We recommend that you contact the qualified attorneys at our firm to discuss what your claim may be worth, because there are many factors involved. Generally, victims of defective drugs may be able to recover damages for:

  • Medical expenses for hospitalizations and medical treatment
  • Drug treatment costs for opioid addiction and overdose
  • Lost wages and potential earnings from being unable to work due to opioid abuse
  • Physical pain and emotional suffering, such as loss of enjoyment or quality of life
  • Funeral expenses, burial services or cremation costs if a loved one died due to an opioid overdose

Our lawyers know compensation can never change what happened to victims of the opioid epidemic, but it can help you and your family obtain treatment and try to move forward. Your consultation with us is confidential and 100 percent free of charge.

Our team is here to help. Call 602-222-2222 right now.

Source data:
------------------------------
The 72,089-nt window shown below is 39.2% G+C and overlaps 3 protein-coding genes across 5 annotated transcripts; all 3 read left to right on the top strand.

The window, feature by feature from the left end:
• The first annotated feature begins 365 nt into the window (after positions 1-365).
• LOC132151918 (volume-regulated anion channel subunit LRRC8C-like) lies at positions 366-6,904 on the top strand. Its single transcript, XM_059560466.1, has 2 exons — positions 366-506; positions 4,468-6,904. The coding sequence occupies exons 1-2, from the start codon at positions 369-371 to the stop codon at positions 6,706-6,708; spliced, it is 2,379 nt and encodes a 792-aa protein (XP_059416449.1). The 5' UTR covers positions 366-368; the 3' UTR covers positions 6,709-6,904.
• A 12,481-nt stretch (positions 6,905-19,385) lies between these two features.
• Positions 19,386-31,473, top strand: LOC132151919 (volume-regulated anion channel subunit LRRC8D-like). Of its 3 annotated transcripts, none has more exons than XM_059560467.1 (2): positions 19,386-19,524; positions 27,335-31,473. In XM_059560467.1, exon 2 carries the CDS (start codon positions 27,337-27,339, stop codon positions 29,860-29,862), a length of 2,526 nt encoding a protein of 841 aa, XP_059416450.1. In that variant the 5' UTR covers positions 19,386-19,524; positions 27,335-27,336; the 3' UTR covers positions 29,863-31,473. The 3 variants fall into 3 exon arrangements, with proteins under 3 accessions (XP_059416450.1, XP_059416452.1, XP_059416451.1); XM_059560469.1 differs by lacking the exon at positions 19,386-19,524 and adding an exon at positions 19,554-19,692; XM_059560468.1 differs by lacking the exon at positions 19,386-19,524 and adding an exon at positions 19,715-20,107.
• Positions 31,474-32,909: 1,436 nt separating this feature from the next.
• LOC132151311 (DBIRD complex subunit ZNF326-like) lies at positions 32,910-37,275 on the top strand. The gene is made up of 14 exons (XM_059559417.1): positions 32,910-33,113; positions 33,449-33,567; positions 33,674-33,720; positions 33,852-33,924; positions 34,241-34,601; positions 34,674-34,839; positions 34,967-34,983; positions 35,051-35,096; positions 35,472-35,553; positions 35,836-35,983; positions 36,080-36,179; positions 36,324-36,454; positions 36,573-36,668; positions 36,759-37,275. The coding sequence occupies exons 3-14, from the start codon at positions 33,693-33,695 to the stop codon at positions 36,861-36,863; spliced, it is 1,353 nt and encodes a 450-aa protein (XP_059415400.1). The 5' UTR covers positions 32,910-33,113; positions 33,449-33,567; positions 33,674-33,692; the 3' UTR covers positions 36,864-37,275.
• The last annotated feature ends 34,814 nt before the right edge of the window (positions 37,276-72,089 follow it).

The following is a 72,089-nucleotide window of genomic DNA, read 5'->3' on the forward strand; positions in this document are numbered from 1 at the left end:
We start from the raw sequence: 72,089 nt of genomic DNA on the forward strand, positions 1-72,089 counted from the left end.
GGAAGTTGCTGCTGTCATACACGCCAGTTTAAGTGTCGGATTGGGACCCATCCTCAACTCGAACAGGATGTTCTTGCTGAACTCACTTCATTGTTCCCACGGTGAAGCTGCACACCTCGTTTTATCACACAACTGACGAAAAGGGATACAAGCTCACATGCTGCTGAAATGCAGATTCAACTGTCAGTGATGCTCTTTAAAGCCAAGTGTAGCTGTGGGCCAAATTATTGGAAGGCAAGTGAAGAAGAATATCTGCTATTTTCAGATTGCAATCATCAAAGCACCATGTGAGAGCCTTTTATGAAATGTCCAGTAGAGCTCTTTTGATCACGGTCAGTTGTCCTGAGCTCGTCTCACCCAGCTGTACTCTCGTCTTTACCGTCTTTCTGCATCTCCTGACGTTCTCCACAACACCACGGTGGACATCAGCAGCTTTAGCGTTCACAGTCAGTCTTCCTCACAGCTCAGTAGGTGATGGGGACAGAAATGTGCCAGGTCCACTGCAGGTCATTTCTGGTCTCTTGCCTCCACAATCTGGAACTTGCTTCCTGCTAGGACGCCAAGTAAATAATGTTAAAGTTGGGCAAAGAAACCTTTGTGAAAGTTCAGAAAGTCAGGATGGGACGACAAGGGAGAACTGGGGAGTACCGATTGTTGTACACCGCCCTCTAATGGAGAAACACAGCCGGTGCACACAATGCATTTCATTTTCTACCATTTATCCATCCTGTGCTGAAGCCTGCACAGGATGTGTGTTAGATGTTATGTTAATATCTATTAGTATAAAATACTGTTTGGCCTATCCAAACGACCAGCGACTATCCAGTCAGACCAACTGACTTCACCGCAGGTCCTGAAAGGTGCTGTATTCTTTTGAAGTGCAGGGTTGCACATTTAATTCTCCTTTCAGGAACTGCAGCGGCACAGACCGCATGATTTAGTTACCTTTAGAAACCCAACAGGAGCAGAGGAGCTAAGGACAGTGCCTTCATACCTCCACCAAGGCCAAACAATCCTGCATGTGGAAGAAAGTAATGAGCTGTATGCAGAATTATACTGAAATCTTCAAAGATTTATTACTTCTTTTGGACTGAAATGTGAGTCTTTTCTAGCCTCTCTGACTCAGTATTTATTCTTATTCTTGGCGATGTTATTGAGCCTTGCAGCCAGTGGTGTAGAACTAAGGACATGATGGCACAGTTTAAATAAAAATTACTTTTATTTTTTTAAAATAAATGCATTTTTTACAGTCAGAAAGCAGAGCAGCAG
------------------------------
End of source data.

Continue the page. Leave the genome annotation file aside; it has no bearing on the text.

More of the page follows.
Opioid Lawsuits and Settlements

Thousands of lawsuits have already been filed against opioid manufacturers for distributing and marketing a dangerous drug. These lawsuits allege that manufacturers actively downplayed the risks of opioids and exaggerated the drug’s benefits.

A few of these lawsuits have been resolved, with drug companies being ordered to pay millions to help victims. In August 2019, an Oklahoma judge ordered Johnson & Johnson to pay $572 million for its role in the opioid crisis. This marked the first time an opioid manufacturer was held liable in court and made to pay damages to resolve all the claims it was facing. This settlement may have opened the door to more lawsuits against opioid manufacturers and favorable settlements or verdicts for victims and the communities affected by the opioid epidemic.

Purdue Pharma, a privately held pharmaceutical company owned by the Sackler family, also reached a $270 million dollar settlement with the state of Oklahoma in March of 2019 for its involvement in the opioid epidemic, specifically related to its prescription painkiller OxyContin.